Peck Ranch: A Drive-Through Tour of Living History

By Candice Davis | September 1, 2018
From Missouri Conservationist: September 2018

A visit to Peck Ranch Conservation Area (CA) is more than a jaunt on a trail or a quick reconnection to nature. It’s a living history lesson in the progress Missouri has made on its promise to protect and manage our state’s wildlife. The elements of this history lesson range from the magnificent and mighty to the small and almost invisible wildlife that call the area home. Just as diverse as the wildlife and habitats are the ways the area can be enjoyed. From overnight primitive camping and extensive trail opportunities to viewing wildlife from the comfort of a vehicle — the intensity of a visit to Peck Ranch is entirely up to the visitor.

Depending on the time of year, a visit to Peck Ranch CA, in northwest Carter County and eastern Shannon County, north of Fremont, can be filled with echoing elk bugles, views of countless white-tailed deer just before sunrise or sunset, strutting wild turkeys, and the bouncy white tail of a striped skunk as it forages through the Timothy grass, red-topped clover, and other vegetation in the fields along Road One. The area has served conservation restoration projects since the 1950s, and just inside the refuge gate are sights of its diverse resident wildlife to prove it.

Preston Mabry, manager of Peck Ranch CA, says the reason for the area’s diversity is intense habitat management. “We have an incredible range of habitat types from old growth forest in the bottomlands to open glades on the hilltops and woodlands of various successional stages all within a relatively close proximity,” Mabry said.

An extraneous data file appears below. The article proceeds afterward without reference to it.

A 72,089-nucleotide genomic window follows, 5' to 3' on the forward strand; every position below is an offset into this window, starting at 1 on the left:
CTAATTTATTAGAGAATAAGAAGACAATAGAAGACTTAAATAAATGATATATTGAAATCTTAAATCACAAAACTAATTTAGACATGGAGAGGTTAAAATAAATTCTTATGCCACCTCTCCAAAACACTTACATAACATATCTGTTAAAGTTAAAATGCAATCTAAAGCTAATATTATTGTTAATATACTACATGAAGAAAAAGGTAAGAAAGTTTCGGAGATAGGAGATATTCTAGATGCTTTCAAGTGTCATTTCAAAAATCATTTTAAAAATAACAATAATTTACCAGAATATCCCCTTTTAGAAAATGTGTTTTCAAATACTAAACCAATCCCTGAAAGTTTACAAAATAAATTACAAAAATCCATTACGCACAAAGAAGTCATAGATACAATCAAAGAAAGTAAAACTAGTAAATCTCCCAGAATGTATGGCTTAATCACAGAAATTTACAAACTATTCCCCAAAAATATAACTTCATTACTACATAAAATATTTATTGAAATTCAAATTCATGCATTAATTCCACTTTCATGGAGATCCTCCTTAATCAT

Those habitat types exist and are managed within the nearly 24,000 acres of the area, which is why it’s known as a cornerstone conservation area and tells of so many important conservation victories.

History of the Area

“Before the area was purchased by MDC, the land was farmed, and its timber used to fuel an iron ore company just to the south,” Mabry said. “Because of its remoteness, Peck Ranch still had wildlife on it, despite declines elsewhere. It was initially purchased because it was one of the few areas left with an eastern turkey population.”

In 1952, the final tracts of what would become Peck Ranch CA were acquired for turkey restoration. These tracts included the fenced refuge, roughly 11,000 acres. From 1954 to 1979, turkeys trapped at Peck Ranch and other areas of the state were relocated to 142 sites in 87 counties. The area served whitetailed deer repopulation efforts as well in those early years. In the 1980s and 1990s, collared lizards were re-established at Peck Ranch, and much later, in 2011, the area’s refuge served as the destination for elk relocated to Missouri from the Appalachian Mountains in Kentucky.

Today, Peck Ranch is actively managed using sustainable timber harvest, prescribed fire, mechanical thinning, and open-field green vegetation for elk and white-tailed deer, as well as watershed management. The wildlife diversity viewable from the roadways alone is testament to the habitat management that occurs on the area.

Off the Beaten Path

“Stegall Mountain is an area that I always like to send visitors to,” Mabry said. “Sometimes you have to get off of the beaten path, but the view from some of the glades is well worth it.”